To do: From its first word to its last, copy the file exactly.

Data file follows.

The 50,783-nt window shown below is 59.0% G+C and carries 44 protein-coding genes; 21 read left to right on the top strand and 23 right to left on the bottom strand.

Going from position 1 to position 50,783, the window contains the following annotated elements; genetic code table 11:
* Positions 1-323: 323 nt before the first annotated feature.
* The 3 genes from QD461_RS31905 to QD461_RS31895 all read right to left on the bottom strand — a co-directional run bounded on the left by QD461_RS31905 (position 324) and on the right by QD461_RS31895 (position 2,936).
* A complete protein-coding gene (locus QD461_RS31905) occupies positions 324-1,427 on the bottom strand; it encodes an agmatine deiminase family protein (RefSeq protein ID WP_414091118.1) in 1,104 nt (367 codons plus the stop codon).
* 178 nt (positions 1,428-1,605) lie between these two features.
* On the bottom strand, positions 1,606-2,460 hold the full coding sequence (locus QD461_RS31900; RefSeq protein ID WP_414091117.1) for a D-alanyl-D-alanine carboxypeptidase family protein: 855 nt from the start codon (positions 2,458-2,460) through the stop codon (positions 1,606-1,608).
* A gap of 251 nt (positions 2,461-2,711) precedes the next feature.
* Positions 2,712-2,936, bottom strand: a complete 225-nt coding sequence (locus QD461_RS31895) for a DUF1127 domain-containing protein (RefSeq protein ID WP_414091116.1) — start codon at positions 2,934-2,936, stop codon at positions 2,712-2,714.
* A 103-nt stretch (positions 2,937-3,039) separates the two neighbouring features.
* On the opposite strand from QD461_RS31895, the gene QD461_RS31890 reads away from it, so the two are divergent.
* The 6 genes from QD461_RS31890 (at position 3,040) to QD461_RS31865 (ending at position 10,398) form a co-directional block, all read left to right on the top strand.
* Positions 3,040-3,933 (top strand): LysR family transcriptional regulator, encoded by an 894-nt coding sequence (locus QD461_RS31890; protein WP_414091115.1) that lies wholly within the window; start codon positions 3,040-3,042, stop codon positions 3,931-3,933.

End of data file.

The 50,783-nt window shown below is 59.0% G+C and carries 44 protein-coding genes; 21 read left to right on the top strand and 23 right to left on the bottom strand.

Going from position 1 to position 50,783, the window contains the following annotated elements; genetic code table 11:
* Positions 1-323: 323 nt before the first annotated feature.
* The 3 genes from QD461_RS31905 to QD461_RS31895 all read right to left on the bottom strand — a co-directional run bounded on the left by QD461_RS31905 (position 324) and on the right by QD461_RS31895 (position 2,936).
* A complete protein-coding gene (locus QD461_RS31905) occupies positions 324-1,427 on the bottom strand; it encodes an agmatine deiminase family protein (RefSeq protein ID WP_414091118.1) in 1,104 nt (367 codons plus the stop codon).
* 178 nt (positions 1,428-1,605) lie between these two features.
* On the bottom strand, positions 1,606-2,460 hold the full coding sequence (locus QD461_RS31900; RefSeq protein ID WP_414091117.1) for a D-alanyl-D-alanine carboxypeptidase family protein: 855 nt from the start codon (positions 2,458-2,460) through the stop codon (positions 1,606-1,608).
* A gap of 251 nt (positions 2,461-2,711) precedes the next feature.
* Positions 2,712-2,936, bottom strand: a complete 225-nt coding sequence (locus QD461_RS31895) for a DUF1127 domain-containing protein (RefSeq protein ID WP_414091116.1) — start codon at positions 2,934-2,936, stop codon at positions 2,712-2,714.
* A 103-nt stretch (positions 2,937-3,039) separates the two neighbouring features.
* On the opposite strand from QD461_RS31895, the gene QD461_RS31890 reads away from it, so the two are divergent.
* The 6 genes from QD461_RS31890 (at position 3,040) to QD461_RS31865 (ending at position 10,398) form a co-directional block, all read left to right on the top strand.
* Positions 3,040-3,933 (top strand): LysR family transcriptional regulator, encoded by an 894-nt coding sequence (locus QD461_RS31890; protein WP_414091115.1) that lies wholly within the window; start codon positions 3,040-3,042, stop codon positions 3,931-3,933.